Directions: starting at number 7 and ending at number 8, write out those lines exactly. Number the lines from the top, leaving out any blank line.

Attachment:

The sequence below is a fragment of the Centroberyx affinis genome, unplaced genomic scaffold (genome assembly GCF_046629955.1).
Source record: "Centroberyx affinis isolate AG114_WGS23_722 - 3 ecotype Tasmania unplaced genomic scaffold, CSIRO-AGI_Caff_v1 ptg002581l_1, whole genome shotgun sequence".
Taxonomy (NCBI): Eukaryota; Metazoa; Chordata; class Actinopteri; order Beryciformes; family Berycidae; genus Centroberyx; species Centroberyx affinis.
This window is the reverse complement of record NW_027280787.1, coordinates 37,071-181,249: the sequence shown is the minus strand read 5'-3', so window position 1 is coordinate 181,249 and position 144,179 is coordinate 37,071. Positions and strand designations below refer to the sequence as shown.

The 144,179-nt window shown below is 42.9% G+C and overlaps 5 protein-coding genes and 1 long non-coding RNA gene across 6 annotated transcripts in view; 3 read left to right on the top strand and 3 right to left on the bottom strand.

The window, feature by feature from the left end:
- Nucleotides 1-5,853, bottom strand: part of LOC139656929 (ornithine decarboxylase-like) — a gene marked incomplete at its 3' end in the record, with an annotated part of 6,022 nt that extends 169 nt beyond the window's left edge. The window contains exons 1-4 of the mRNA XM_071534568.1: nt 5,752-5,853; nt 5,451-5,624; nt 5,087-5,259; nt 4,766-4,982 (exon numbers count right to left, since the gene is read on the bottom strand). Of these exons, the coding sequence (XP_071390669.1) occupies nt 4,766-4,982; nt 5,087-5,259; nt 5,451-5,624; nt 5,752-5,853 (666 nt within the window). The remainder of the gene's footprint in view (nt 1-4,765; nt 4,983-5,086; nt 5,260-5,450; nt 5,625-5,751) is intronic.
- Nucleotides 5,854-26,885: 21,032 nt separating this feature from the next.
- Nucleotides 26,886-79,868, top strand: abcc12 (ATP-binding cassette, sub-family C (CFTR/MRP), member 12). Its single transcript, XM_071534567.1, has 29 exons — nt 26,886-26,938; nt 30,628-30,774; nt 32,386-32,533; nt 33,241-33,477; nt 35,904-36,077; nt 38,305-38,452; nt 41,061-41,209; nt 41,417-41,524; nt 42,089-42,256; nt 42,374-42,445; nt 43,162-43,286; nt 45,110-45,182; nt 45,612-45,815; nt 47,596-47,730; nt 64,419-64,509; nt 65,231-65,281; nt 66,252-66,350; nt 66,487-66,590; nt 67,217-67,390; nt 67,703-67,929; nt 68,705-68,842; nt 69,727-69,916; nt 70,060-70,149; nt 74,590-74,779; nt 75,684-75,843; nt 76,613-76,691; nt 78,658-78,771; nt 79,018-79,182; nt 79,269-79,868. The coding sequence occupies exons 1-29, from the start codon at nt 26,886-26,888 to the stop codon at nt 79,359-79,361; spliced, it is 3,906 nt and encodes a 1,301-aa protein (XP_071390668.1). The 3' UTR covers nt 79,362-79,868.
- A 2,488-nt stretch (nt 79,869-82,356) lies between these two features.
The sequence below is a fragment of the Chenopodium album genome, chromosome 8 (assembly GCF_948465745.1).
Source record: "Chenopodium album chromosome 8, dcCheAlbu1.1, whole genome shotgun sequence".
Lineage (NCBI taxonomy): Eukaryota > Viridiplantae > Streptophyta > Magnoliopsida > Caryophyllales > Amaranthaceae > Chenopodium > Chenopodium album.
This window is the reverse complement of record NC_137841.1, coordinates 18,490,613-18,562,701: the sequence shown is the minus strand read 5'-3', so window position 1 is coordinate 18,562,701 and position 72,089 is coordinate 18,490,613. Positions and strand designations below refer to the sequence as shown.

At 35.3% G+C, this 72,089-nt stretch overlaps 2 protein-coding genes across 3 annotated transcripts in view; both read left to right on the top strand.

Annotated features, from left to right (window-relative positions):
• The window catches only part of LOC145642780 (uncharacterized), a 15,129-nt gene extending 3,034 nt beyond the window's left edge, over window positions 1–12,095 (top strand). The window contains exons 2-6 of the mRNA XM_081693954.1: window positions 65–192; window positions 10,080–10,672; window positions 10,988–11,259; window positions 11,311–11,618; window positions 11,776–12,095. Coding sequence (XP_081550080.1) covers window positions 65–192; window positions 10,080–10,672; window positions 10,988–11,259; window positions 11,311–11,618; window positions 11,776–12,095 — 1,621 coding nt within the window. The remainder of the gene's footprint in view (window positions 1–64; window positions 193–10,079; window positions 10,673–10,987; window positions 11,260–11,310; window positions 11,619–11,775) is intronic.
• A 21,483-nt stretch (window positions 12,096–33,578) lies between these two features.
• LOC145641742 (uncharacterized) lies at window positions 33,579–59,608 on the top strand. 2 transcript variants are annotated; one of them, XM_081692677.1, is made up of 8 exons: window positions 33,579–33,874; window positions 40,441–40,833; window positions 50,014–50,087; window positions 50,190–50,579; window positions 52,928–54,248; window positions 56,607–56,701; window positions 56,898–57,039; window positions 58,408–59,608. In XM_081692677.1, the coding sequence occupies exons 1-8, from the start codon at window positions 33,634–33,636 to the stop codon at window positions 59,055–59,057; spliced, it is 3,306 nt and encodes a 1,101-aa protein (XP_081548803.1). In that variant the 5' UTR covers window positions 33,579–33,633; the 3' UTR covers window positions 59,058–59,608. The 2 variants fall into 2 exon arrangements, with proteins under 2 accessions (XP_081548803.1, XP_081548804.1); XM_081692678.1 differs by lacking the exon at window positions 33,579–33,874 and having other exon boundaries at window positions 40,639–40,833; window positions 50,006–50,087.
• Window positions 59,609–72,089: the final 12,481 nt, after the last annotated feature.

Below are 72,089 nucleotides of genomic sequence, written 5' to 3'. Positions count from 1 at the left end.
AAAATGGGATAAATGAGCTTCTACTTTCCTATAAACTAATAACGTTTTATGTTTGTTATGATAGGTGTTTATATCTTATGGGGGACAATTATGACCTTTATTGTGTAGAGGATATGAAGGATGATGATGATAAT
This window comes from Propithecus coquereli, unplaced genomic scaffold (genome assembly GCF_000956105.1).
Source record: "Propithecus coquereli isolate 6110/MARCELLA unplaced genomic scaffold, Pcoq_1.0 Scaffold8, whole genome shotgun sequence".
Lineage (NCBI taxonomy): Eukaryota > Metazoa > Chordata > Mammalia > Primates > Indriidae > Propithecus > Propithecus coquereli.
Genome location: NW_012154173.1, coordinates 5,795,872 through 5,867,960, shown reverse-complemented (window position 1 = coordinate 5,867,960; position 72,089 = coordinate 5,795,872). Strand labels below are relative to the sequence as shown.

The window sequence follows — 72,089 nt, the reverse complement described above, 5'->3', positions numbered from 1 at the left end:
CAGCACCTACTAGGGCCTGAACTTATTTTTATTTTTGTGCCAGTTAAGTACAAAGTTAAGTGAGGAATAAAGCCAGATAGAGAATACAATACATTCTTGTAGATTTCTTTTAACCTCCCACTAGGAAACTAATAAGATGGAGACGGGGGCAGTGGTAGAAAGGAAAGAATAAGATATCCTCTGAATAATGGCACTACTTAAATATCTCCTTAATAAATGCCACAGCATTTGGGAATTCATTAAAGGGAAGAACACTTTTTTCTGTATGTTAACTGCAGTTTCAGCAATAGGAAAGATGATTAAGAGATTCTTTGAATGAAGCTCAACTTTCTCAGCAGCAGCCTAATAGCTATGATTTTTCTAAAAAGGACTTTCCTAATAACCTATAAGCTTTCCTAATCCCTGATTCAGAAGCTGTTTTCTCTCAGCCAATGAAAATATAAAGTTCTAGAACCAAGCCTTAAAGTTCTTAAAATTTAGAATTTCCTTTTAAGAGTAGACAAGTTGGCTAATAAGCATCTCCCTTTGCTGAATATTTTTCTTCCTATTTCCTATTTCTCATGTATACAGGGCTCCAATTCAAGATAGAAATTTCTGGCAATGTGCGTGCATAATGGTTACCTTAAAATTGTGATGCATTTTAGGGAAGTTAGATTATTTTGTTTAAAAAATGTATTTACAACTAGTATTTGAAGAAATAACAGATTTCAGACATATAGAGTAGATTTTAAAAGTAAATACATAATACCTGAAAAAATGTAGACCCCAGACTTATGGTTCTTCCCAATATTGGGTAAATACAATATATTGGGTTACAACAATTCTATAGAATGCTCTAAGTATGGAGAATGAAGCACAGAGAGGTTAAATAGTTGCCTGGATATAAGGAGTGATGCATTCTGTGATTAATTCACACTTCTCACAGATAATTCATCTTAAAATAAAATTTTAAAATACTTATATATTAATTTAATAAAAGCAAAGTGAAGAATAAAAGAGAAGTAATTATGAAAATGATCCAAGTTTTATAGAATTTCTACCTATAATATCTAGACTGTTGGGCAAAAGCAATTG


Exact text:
- Nucleotides 1-5,853, bottom strand: part of LOC139656929 (ornithine decarboxylase-like) — a gene marked incomplete at its 3' end in the record, with an annotated part of 6,022 nt that extends 169 nt beyond the window's left edge. The window contains exons 1-4 of the mRNA XM_071534568.1: nt 5,752-5,853; nt 5,451-5,624; nt 5,087-5,259; nt 4,766-4,982 (exon numbers count right to left, since the gene is read on the bottom strand). Of these exons, the coding sequence (XP_071390669.1) occupies nt 4,766-4,982; nt 5,087-5,259; nt 5,451-5,624; nt 5,752-5,853 (666 nt within the window). The remainder of the gene's footprint in view (nt 1-4,765; nt 4,983-5,086; nt 5,260-5,450; nt 5,625-5,751) is intronic.
- Nucleotides 5,854-26,885: 21,032 nt separating this feature from the next.